Selecting a Project Management Methodology for Your Organization

PMI East Tennessee Chapter +1

Gary is an experienced project and program professional, and an avid contributor and volunteer with the Project Management Institute.

Since the signing of the Agile Manifesto in 2001, the rush of many organizations to “become agile” has been reminiscent of the 1849 California gold rush. Sure, there were some who struck it rich, but the vast majority of neophyte miners experienced some level of disappointment in reaching their desired goals.

There is no debate that agile, in the right organization, does add value and return benefits. However, it is imperative that organizations determine if they are good candidates for agile before they rush to make changes and potentially set themselves up for disappointment. Attempting to “go agile” and only looking at the project methodology being used presents—at best—a risk to attaining the desired benefits and—at worst—is often met with utter failure.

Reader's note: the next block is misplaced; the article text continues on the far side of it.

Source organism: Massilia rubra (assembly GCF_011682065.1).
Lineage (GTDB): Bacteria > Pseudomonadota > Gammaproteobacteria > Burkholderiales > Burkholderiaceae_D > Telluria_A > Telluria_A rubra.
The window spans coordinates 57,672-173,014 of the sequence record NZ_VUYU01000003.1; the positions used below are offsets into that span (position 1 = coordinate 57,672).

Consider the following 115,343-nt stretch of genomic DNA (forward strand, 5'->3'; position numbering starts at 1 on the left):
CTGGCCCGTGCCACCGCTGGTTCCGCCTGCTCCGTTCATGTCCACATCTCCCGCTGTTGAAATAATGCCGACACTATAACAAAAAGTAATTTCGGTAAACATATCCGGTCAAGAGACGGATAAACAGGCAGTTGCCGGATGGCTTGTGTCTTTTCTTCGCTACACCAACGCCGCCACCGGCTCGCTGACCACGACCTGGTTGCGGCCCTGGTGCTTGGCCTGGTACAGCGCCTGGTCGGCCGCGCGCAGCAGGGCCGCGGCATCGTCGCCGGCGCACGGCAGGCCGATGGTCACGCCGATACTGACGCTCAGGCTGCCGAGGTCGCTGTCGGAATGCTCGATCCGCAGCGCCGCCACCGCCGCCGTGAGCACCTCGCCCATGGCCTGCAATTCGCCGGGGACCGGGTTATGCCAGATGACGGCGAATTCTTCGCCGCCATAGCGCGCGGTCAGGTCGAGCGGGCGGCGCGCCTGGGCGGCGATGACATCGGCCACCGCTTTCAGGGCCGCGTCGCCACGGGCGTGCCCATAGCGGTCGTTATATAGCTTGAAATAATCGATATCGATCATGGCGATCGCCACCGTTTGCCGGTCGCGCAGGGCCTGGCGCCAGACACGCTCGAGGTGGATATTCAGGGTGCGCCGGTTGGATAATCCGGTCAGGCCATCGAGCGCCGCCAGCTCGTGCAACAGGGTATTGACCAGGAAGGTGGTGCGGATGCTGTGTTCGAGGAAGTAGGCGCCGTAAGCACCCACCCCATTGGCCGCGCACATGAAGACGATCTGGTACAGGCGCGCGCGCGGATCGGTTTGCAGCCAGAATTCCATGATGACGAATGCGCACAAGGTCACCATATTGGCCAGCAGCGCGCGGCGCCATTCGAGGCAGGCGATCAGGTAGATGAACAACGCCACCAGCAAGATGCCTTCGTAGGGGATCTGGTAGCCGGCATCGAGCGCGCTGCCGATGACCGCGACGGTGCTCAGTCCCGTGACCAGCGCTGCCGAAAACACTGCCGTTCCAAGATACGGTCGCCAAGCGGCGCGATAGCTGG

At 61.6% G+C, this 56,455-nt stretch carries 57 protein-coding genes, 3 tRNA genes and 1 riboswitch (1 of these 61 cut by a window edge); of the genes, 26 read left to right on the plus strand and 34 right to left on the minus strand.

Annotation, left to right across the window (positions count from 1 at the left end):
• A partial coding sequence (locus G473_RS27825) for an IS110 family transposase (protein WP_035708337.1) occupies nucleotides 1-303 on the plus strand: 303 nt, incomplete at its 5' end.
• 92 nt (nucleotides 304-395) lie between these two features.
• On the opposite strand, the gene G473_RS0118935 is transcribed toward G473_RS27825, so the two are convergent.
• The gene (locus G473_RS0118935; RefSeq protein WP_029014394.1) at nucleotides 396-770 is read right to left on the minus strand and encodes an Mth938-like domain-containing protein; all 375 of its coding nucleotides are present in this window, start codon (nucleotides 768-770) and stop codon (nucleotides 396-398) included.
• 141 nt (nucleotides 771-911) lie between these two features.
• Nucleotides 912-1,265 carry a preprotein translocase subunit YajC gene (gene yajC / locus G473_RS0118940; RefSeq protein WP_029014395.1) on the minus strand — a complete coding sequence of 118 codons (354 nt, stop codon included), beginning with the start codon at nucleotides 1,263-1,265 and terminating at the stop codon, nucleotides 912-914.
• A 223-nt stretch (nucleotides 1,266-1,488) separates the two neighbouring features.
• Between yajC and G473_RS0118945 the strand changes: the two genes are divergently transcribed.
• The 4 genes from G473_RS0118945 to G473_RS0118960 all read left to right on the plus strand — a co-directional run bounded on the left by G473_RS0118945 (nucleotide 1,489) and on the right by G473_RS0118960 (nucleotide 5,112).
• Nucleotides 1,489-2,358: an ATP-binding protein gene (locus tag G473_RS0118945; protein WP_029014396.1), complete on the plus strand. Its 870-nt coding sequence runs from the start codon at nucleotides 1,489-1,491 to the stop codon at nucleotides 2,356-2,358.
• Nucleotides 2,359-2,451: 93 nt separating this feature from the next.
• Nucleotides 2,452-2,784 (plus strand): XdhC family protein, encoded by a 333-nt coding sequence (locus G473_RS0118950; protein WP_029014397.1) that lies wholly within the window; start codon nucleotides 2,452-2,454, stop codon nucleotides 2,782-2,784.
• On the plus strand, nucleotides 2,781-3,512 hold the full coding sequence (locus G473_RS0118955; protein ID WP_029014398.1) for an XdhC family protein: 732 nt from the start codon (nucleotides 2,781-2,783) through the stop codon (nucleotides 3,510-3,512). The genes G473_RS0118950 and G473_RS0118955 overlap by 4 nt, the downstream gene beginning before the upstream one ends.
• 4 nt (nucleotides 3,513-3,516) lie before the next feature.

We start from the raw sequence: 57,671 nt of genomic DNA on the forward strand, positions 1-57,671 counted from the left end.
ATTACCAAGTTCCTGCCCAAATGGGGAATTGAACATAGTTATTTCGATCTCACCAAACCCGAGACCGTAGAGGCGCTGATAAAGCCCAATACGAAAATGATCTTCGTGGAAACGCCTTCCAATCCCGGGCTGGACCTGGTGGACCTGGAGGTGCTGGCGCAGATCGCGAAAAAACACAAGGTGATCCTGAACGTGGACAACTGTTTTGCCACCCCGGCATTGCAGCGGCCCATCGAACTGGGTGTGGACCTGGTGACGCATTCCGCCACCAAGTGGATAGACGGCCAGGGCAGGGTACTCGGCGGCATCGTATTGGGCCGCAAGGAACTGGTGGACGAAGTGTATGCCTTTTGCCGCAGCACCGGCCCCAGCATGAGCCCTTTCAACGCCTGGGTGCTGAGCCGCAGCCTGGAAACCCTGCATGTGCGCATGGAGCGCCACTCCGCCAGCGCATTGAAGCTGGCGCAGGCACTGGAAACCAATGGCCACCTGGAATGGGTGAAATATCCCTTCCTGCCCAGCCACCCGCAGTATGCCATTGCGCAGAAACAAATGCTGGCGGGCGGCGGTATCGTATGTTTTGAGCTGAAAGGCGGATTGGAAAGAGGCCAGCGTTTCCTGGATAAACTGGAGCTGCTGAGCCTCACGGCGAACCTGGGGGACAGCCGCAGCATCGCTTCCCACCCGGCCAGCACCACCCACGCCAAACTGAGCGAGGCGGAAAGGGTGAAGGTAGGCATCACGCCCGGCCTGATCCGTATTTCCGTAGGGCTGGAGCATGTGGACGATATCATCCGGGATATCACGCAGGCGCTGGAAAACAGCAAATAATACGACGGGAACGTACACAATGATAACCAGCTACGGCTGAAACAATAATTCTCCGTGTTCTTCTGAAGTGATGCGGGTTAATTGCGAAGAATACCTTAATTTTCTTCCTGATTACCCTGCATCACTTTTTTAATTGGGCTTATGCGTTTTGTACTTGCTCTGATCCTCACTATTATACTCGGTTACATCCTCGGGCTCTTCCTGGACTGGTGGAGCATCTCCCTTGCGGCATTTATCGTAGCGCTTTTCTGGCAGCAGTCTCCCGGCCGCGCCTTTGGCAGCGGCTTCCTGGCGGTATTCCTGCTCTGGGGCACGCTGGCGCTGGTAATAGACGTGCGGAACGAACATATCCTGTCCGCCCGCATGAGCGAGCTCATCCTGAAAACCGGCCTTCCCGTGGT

A decision to implement any form of change should always be based on known data. Determining if an organization may benefit from implementing agile practices and tools—or completely transforming into an agile organization—is no different.

In order to begin exploring any improvement opportunities for your organization, start by conducting a comprehensive and honest organizational assessment. If there is something (or perhaps, several things) bringing less-than-desired results, an assessment should draw these issues out. This assessment will need to include,…

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